It’s a common complaint, both from inventors and lawyers, that the law tends to struggle to keep up with new technologies, especially when they become widespread and assimilated in unexpected ways. It is certainly true that applying decades-old laws in new contexts can present significant challenges. But sometimes, once the technological trappings are stripped of the latest shiny new thing, the courts find a familiar structure underneath and the applicable law becomes clearer.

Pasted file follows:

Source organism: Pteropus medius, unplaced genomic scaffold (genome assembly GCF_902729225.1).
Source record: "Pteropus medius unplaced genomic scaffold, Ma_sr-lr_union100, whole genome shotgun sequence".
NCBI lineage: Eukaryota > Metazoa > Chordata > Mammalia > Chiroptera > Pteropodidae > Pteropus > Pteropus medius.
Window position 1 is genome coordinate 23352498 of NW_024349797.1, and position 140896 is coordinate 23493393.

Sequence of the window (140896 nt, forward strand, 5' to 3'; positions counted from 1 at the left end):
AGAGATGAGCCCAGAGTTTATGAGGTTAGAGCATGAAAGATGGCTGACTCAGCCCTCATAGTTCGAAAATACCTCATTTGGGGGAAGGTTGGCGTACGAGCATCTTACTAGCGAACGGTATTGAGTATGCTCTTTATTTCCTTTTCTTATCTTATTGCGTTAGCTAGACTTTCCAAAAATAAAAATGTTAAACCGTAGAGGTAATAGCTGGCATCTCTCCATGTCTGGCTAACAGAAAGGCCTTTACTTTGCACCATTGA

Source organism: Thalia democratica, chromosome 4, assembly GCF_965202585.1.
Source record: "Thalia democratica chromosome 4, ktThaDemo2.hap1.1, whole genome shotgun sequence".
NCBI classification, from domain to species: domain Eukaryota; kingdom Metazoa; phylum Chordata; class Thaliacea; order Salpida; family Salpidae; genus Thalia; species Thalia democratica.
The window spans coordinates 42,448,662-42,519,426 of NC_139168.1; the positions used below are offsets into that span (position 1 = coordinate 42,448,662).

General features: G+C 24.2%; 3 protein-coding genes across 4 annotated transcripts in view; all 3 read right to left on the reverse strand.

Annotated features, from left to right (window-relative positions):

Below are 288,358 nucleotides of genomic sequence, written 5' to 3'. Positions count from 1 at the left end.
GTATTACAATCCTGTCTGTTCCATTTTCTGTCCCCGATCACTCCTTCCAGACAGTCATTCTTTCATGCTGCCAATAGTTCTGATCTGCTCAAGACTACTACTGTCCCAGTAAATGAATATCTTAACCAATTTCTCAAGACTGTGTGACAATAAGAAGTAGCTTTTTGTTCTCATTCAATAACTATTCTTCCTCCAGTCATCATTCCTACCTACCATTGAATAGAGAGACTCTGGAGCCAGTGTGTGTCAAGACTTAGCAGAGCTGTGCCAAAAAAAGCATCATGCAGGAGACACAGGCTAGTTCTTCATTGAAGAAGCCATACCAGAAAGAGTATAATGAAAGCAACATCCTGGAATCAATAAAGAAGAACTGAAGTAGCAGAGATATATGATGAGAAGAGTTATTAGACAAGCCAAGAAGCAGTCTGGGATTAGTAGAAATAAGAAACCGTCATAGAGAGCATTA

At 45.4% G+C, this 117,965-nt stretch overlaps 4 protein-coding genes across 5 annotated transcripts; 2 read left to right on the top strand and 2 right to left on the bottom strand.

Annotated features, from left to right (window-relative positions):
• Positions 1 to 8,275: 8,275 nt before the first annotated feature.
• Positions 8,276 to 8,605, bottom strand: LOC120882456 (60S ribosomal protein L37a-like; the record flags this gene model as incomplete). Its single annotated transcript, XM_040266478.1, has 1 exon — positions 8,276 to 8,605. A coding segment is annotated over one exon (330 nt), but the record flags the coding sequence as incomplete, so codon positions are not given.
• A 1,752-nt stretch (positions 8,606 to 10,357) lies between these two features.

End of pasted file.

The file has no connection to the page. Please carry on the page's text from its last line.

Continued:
An example of this emerged recently in the crypto world. The term “crypto” refers to a class of digital assets (including cryptocurrencies and non-fungible tokens or NFTs) backed by an immutable digital ledger called a “blockchain”. No one person or entity controls the blockchain – it is “spread” across multiple servers – and every transaction of the associated asset is recorded there. It is functionally impossible to modify, delete or destroy records once they have entered the blockchain. In theory, this system allows the creation of a digital good that can be linked to an “owner” (who can remain anonymous) and never counterfeited. A “cryptocurrency” (such as Bitcoin) is a digital asset backed by a blockchain, intended to be used as an investment or to purchase goods and services. (Other systems, such as NFTs, attempt to use blockchain technology to ensure the “uniqueness” of a digital object or to protect intellectual property or contractual rights.)